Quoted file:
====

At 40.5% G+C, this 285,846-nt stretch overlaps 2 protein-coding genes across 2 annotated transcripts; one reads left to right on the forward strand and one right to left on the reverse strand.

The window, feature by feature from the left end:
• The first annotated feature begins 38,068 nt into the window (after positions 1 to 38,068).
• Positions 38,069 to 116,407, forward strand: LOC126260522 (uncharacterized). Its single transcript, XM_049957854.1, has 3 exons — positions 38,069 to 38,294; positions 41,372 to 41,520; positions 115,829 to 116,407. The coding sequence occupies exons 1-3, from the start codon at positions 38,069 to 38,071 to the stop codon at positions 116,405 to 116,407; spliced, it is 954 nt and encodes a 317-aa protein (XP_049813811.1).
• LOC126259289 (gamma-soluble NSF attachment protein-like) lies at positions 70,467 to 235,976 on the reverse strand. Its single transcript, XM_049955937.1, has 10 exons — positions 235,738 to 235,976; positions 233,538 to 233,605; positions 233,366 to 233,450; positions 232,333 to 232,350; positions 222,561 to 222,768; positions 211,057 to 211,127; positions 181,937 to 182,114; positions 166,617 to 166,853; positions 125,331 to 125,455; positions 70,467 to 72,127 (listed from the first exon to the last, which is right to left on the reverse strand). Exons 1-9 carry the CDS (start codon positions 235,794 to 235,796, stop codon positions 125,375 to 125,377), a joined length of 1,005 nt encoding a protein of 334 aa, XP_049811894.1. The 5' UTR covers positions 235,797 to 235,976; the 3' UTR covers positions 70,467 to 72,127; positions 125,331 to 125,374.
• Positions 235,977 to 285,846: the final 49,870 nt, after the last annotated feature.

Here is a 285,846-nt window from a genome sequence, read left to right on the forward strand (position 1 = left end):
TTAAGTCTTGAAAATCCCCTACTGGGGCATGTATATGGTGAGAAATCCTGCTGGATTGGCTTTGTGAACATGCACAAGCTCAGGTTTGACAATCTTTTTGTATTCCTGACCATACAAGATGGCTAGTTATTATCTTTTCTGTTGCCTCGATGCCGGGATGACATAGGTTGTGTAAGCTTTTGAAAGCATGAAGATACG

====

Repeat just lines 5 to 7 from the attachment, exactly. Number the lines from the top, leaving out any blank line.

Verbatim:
• LOC126259289 (gamma-soluble NSF attachment protein-like) lies at positions 70,467 to 235,976 on the reverse strand. Its single transcript, XM_049955937.1, has 10 exons — positions 235,738 to 235,976; positions 233,538 to 233,605; positions 233,366 to 233,450; positions 232,333 to 232,350; positions 222,561 to 222,768; positions 211,057 to 211,127; positions 181,937 to 182,114; positions 166,617 to 166,853; positions 125,331 to 125,455; positions 70,467 to 72,127 (listed from the first exon to the last, which is right to left on the reverse strand). Exons 1-9 carry the CDS (start codon positions 235,794 to 235,796, stop codon positions 125,375 to 125,377), a joined length of 1,005 nt encoding a protein of 334 aa, XP_049811894.1. The 5' UTR covers positions 235,797 to 235,976; the 3' UTR covers positions 70,467 to 72,127; positions 125,331 to 125,374.
• Positions 235,977 to 285,846: the final 49,870 nt, after the last annotated feature.

Here is a 285,846-nt window from a genome sequence, read left to right on the forward strand (position 1 = left end):